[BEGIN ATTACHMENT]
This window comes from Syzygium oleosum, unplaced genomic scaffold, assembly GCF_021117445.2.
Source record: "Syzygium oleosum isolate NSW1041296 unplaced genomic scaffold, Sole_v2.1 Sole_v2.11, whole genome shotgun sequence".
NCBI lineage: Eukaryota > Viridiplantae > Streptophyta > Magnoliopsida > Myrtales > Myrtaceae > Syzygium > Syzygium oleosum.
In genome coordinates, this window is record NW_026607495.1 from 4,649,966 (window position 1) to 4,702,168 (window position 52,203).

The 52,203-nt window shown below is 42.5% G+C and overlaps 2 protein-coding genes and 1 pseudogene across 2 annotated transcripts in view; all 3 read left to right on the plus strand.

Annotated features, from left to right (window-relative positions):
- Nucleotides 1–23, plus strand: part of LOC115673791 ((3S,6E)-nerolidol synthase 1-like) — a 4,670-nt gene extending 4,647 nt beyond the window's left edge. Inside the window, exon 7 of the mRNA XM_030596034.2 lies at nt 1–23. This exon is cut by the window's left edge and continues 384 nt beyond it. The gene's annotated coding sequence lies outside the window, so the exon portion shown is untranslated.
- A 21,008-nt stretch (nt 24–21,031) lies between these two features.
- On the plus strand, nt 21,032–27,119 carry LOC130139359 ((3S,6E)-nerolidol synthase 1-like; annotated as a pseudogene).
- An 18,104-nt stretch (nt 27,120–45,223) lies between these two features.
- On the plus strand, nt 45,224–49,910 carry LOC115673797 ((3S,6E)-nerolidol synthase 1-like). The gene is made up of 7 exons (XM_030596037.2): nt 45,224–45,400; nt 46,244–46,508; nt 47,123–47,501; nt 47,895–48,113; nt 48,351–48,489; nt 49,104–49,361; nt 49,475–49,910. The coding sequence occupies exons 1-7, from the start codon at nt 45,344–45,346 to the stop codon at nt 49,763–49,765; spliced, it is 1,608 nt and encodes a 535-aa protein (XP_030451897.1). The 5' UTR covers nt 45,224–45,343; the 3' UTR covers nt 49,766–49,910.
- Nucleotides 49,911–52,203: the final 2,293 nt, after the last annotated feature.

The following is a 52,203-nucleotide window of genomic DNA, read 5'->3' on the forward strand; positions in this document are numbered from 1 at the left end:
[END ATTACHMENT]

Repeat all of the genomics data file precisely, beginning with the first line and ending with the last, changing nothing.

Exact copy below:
This window comes from Syzygium oleosum, unplaced genomic scaffold, assembly GCF_021117445.2.
Source record: "Syzygium oleosum isolate NSW1041296 unplaced genomic scaffold, Sole_v2.1 Sole_v2.11, whole genome shotgun sequence".
NCBI lineage: Eukaryota > Viridiplantae > Streptophyta > Magnoliopsida > Myrtales > Myrtaceae > Syzygium > Syzygium oleosum.
In genome coordinates, this window is record NW_026607495.1 from 4,649,966 (window position 1) to 4,702,168 (window position 52,203).

The 52,203-nt window shown below is 42.5% G+C and overlaps 2 protein-coding genes and 1 pseudogene across 2 annotated transcripts in view; all 3 read left to right on the plus strand.

Annotated features, from left to right (window-relative positions):
- Nucleotides 1–23, plus strand: part of LOC115673791 ((3S,6E)-nerolidol synthase 1-like) — a 4,670-nt gene extending 4,647 nt beyond the window's left edge. Inside the window, exon 7 of the mRNA XM_030596034.2 lies at nt 1–23. This exon is cut by the window's left edge and continues 384 nt beyond it. The gene's annotated coding sequence lies outside the window, so the exon portion shown is untranslated.
- A 21,008-nt stretch (nt 24–21,031) lies between these two features.
- On the plus strand, nt 21,032–27,119 carry LOC130139359 ((3S,6E)-nerolidol synthase 1-like; annotated as a pseudogene).
- An 18,104-nt stretch (nt 27,120–45,223) lies between these two features.
- On the plus strand, nt 45,224–49,910 carry LOC115673797 ((3S,6E)-nerolidol synthase 1-like). The gene is made up of 7 exons (XM_030596037.2): nt 45,224–45,400; nt 46,244–46,508; nt 47,123–47,501; nt 47,895–48,113; nt 48,351–48,489; nt 49,104–49,361; nt 49,475–49,910. The coding sequence occupies exons 1-7, from the start codon at nt 45,344–45,346 to the stop codon at nt 49,763–49,765; spliced, it is 1,608 nt and encodes a 535-aa protein (XP_030451897.1). The 5' UTR covers nt 45,224–45,343; the 3' UTR covers nt 49,766–49,910.
- Nucleotides 49,911–52,203: the final 2,293 nt, after the last annotated feature.

The following is a 52,203-nucleotide window of genomic DNA, read 5'->3' on the forward strand; positions in this document are numbered from 1 at the left end: